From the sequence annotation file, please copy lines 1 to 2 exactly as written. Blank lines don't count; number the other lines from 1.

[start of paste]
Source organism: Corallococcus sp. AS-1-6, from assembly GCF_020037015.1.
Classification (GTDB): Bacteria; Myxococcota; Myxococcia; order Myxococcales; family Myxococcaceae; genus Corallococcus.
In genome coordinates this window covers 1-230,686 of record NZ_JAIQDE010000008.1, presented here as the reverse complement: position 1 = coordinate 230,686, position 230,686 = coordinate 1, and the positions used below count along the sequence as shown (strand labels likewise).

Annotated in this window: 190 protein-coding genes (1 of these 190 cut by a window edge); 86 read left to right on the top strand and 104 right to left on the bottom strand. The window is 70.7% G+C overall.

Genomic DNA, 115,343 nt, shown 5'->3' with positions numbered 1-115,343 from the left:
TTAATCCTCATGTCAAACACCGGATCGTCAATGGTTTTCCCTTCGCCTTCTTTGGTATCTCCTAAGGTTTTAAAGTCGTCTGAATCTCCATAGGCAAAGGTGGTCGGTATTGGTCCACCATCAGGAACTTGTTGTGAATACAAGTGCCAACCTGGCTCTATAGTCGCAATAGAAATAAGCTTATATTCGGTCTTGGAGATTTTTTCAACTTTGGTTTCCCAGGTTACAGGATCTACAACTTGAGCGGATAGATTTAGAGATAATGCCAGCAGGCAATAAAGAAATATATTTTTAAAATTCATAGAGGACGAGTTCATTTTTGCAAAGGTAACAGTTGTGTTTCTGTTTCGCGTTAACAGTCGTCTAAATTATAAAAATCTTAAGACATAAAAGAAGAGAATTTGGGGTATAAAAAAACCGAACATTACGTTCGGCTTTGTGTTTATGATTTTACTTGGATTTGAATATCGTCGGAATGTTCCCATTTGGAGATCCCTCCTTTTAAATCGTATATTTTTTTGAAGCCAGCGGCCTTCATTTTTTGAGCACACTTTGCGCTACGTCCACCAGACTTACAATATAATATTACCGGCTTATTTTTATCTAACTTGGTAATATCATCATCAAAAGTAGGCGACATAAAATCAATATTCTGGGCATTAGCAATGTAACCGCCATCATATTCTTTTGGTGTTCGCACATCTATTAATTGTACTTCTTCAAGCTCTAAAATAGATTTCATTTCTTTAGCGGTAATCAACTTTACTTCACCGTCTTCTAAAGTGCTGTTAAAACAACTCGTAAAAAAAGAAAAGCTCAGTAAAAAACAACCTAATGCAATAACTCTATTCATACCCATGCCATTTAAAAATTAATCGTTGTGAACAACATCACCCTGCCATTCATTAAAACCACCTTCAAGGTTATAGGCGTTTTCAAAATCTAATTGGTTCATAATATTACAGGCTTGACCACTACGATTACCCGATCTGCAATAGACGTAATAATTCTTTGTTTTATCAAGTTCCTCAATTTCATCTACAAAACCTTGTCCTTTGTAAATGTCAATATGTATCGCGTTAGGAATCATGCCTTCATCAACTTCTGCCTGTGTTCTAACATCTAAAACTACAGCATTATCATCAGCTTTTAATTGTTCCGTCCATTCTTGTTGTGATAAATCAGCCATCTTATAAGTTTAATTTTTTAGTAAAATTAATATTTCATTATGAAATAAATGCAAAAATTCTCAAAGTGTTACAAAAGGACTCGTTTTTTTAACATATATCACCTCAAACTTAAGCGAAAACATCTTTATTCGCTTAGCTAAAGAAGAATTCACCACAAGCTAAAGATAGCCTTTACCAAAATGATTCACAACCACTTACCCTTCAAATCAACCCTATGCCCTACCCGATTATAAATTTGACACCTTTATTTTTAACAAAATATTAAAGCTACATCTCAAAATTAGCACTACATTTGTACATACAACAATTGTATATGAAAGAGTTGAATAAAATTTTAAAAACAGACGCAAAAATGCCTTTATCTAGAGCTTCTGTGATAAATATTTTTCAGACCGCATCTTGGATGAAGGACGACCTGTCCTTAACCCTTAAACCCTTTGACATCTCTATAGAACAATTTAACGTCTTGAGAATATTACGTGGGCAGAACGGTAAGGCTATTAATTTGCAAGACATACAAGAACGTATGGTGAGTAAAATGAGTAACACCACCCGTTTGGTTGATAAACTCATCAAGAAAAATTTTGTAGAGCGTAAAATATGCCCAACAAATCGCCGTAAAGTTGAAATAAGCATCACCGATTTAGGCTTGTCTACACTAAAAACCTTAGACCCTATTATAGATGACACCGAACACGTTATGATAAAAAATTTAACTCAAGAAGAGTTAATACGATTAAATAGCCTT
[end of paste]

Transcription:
Source organism: Corallococcus sp. AS-1-6, from assembly GCF_020037015.1.
Classification (GTDB): Bacteria; Myxococcota; Myxococcia; order Myxococcales; family Myxococcaceae; genus Corallococcus.